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Why You Should Never Let Your Grandkids Suck Helium From a Balloon

Sucking helium and speaking in high-pitch voice may be a fun party trick, but it’s time to put a stop to the hazardous activity. Even though it’s sure to get a laugh or two from the gathered crowd, it puts your grandchild at risk of serious injury or even worse — death.

Just recently a mother in the U.K. panicked after finding her daughter unresponsive in the play area of a McDonald’s. The 9-year-old had sucked helium from a balloon and was entertaining her younger brother with her high-pitched voice when she slumped over.

“I looked round and she was slumped in the corner — she had collapsed. Her eyes were rolling and I was terrified,” the girl’s mother told The Sun. While this youngster was quite fortunate, not everyone is.

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When you breathe in helium, you’re depriving your body of oxygen, so it’s not surprising that you can pass out from a lack of oxygen. If you’re sucking helium from a party balloon, “at worst you’ll keep going until you get lightheaded and pass out — at which point you’ll stop inhaling helium and your body’s oxygen levels will return to normal,” Daniel Engber reported for Slate.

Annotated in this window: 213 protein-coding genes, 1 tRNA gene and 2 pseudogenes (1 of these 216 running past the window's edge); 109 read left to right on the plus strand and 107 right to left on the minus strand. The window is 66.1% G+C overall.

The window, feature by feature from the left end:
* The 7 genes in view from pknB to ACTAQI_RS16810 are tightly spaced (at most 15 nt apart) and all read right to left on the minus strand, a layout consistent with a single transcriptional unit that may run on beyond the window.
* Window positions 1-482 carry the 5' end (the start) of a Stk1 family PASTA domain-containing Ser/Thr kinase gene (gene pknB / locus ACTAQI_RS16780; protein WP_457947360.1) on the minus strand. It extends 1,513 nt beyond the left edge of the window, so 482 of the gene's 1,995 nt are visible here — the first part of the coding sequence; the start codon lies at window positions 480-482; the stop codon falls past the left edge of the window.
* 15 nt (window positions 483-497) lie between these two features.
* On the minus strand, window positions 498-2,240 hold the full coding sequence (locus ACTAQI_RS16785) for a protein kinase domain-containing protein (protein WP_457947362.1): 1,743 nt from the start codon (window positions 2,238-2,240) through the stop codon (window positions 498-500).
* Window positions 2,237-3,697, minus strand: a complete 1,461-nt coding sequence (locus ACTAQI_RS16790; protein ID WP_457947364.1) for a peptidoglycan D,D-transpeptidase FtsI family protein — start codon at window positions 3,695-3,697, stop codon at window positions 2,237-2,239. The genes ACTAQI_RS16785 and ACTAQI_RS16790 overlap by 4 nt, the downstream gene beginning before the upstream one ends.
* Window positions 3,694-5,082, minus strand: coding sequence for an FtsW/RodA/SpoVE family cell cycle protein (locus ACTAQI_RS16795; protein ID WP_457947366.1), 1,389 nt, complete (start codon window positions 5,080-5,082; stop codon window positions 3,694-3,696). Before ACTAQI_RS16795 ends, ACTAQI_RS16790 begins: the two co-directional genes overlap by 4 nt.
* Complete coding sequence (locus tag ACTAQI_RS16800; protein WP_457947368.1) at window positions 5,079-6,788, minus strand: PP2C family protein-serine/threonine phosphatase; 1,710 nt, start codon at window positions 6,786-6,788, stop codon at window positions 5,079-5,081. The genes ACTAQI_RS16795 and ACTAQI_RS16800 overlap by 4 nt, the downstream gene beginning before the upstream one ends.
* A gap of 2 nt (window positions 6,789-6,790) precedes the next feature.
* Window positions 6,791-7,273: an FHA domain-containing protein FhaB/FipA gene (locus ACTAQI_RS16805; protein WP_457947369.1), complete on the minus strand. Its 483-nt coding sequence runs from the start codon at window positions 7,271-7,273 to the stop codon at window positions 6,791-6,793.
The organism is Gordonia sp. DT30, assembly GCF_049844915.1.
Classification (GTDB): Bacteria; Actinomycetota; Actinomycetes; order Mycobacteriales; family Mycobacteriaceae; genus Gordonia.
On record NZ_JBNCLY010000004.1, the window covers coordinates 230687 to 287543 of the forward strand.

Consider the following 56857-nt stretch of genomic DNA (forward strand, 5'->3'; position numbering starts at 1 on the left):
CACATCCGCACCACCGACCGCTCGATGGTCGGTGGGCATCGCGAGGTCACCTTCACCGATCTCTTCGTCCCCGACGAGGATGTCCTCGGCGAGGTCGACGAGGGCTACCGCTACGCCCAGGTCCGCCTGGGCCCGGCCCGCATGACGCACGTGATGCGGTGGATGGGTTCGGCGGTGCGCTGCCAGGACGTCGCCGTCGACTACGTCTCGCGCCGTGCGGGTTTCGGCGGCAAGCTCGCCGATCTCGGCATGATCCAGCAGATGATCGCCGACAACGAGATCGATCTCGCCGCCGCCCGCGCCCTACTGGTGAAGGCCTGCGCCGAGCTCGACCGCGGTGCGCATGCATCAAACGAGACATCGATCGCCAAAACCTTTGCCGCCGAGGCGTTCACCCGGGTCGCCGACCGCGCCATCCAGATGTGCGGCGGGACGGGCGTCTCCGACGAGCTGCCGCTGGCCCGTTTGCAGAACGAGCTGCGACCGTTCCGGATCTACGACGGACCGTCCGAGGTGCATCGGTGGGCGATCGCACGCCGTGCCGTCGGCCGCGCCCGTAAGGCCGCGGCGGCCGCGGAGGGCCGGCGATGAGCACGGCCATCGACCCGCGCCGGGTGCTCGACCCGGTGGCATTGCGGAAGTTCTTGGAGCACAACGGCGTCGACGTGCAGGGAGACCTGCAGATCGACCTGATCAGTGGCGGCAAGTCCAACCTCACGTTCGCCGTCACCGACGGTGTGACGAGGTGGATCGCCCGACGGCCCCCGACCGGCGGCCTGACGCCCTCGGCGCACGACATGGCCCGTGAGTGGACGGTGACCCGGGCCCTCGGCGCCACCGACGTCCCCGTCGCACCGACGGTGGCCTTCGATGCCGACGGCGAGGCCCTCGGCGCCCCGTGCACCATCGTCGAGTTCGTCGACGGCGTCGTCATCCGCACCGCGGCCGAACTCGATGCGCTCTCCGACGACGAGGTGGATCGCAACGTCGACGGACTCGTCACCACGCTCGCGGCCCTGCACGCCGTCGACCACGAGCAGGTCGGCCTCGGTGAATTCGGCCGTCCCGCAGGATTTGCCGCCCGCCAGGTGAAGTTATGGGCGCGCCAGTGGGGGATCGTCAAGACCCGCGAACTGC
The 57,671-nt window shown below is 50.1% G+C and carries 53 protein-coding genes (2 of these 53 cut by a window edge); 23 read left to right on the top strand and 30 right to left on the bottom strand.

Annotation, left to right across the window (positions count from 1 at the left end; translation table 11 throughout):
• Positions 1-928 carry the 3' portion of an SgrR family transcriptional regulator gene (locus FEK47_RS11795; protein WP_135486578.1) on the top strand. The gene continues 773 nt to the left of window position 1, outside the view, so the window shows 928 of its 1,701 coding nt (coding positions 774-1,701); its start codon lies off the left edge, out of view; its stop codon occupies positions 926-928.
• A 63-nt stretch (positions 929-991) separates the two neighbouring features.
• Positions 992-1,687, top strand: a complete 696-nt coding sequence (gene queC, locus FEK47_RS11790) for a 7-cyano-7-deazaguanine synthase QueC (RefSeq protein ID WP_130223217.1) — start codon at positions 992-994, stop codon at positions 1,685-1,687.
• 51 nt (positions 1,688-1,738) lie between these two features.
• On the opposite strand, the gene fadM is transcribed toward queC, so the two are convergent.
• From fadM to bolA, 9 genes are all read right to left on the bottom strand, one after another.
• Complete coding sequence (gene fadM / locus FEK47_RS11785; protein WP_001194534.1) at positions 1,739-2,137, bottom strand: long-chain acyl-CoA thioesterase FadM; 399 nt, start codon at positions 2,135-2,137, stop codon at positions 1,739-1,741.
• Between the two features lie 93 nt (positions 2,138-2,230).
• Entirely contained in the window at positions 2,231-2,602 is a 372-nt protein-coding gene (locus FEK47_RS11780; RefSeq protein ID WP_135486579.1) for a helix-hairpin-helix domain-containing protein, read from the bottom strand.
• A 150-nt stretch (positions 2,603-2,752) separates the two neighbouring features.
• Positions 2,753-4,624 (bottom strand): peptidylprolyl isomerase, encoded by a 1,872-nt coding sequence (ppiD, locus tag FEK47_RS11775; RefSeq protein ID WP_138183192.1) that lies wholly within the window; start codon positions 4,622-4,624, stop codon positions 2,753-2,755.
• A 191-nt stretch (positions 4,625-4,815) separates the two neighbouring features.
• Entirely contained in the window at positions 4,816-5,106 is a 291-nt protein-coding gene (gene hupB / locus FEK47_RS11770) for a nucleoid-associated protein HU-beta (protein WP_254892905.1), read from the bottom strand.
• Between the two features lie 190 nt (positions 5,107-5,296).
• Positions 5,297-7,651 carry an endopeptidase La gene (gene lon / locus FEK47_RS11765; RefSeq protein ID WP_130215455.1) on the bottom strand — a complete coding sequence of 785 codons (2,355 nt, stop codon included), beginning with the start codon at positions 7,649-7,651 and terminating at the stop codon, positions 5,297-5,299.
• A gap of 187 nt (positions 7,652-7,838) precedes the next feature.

The real issue arises when you suck helium from a helium tank. “It’s far more dangerous to suck helium out of a pressurized tank: If the gas comes in too quickly, your lungs might burst and hemorrhage.” Engber wrote.

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In 2012, 14-year-old Ashley Long suffered and embolism after “huffing” helium from a tank and died.

Dr. Mark Morocco, an associate professor of emergency medicine at the Ronald Reagan Medical Center in Los Angeles, compared inhaling helium from a tank to a diver emerging from deep water too quickly.

“A gas bubble gets into the bloodstream, perhaps through some kind of tear in a blood vessel, and can block blood flow to the brain, causing a stroke,” he said. How scary!

With these recent tragedies bringing light to the issue, many more parents as well as organizations like DARE are coming together to speak out on the dangers of inhaling helium. Maybe it’s time to call your grandchild and let them know that there are plenty of other safer ways to have fun.

h/t Delish

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